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Posts Tagged ‘Catch-Up strategy’

The COVID-19 pandemic shocks have exposed the fragility of the modern, centralized, top-down bureaucratic education state, identified and analyzed in my 2020 book, The State of the System. A year into the pandemic, the massive disruption has also revealed the limitations of system-bound school change theories (conceived as hybrid “pedagogical and political projects”) ill-equipped to address the immediate crisis in K-12 education.

FullanDrivers2020

Education visionaries, school change theorists, and their academic allies were quick to offer up familiar ideas dipped in “COVID-19” and accompanied by a beguiling ‘build back better” rhapsody. They saw it as a golden opportunity to dream and to finally realize their long-thwarted plans for systemic transformation. The post-pandemic future, in their imagined world, will be a clash of two mutually-exclusive visions: social equality and student well-being or austerity and academic standards – good versus bad. This is, as you will begin to see, a false dichotomy and a misreading of our current educational predicament.

Canadian education consultant Michael Fullan provides the clearest expression to this rather grandiose aspirational vision. Whole system success in a post-pandemic educational universe will come to those who embrace “deep learning” and adopt the right ‘drivers’ of reform. Embracing the ‘human paradigm’ means pursuing ‘well-being and learning,’ ‘social intelligence,’ ‘equality investments,’ and ‘systemness.’ It also means forsaking the wrong drivers of the ‘bloodless paradigm,’ exemplified by ‘academics obsession,’ ‘machine intelligence,’ ‘austerity,’ and ‘fragmentation.’

Global competencies, according to Fullan and his allies, are the wave of the future. His particular formulation, the “Six Cs” are presented as the path to “deep learning:” Character, Citizenship, Collaboration, Communication, Creativity, and Critical Thinking. It’s a new variation on “21st century skills” with character and citizenship grafted onto the original conception and now touted as ‘foundational skills’ seen as critical to making a difference in the world.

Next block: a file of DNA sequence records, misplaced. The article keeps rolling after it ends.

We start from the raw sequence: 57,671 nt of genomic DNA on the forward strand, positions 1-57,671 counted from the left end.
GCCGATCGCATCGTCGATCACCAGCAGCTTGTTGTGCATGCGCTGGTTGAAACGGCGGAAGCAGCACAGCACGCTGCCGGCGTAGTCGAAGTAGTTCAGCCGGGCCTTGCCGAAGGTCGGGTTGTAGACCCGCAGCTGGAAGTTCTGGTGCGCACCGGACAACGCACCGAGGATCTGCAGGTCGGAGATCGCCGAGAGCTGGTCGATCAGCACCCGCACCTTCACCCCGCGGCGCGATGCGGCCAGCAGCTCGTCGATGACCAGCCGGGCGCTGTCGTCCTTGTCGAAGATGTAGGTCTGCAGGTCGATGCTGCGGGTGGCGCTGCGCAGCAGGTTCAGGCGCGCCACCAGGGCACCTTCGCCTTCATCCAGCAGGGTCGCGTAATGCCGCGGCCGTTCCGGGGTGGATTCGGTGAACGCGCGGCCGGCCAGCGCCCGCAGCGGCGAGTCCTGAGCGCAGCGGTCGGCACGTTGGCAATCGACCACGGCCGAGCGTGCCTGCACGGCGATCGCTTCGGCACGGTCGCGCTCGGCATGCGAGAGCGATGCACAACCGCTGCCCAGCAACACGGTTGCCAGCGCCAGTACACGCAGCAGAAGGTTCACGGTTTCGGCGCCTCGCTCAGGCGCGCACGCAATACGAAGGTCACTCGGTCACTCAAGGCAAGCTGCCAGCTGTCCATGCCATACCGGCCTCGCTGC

This whole conception is, upon closer scrutiny, built upon a house of cards, sustained by an extended argument delivered mostly from a position of authority and without reference to the latest research on how learning happens. So-called “21st century skills” have been around for some thirty years, and, in spite of its higher echelon champions, the formulation has failed to gain traction anywhere, except perhaps in British Columbia and a few American states such as Maine and North Carolina. Furthermore, the “Six C’s” have proven difficult to measure, so much so that even its advocates concede its better to focus on the more easily measured content of academic and subject-specific knowledge, particularly in reading and mathematics.

Critical thinking remains the holy grail of K-12 education, but it’s hard to envision without a grounding in domain specific knowledge. Equipping students with the content knowledge to think critically about a full range of important issues does not exemplify an ‘academic obsession’ but rather a commitment to seeking deeper understanding. Nor are student well-being and academic success necessarily in

Educators looking for a more effective “catch-up” strategy would be well advised to look elsewhere for two vitally-important reasons: (1) the mistaken assumption that an academic focus and student well-being are somehow incompatible; and (2) the gross underestimation of the realities of the “COVID Slide’ and learning loss compromising the future success of today’s pandemic generation of students.

A far better point of departure is provided in the World Bank’s 2020 report, COVID-19 Pandemic Shocks to Education, surveying the collateral damage affecting school systems around the world. The immediate impacts were easier to spot, such as the economic and social costs, greater inequalities in access, and school-level health and safety concerns. Less so is the longer-term impact of “learning loss” and its worst-case mutation, “learning poverty” marked by the inability to read and understand a simple text by 10 years-of-age.

Shoring up the foundations has become a matter of more urgent necessity. If we are facing a “generational catastrophe,” it’s time to reframe the challenges facing K-12 education. Teaching children how to read and to be functional in mathematics are now fundamental to social justice in pandemic times.

What’s driving the “build back better” agenda being promoted by globalists, school change theorists, and high tech evangelists? Should we be focusing, first, on closing the COVID-19 learning gap? Where are the learning recovery plans and strategies when they are needed the most?

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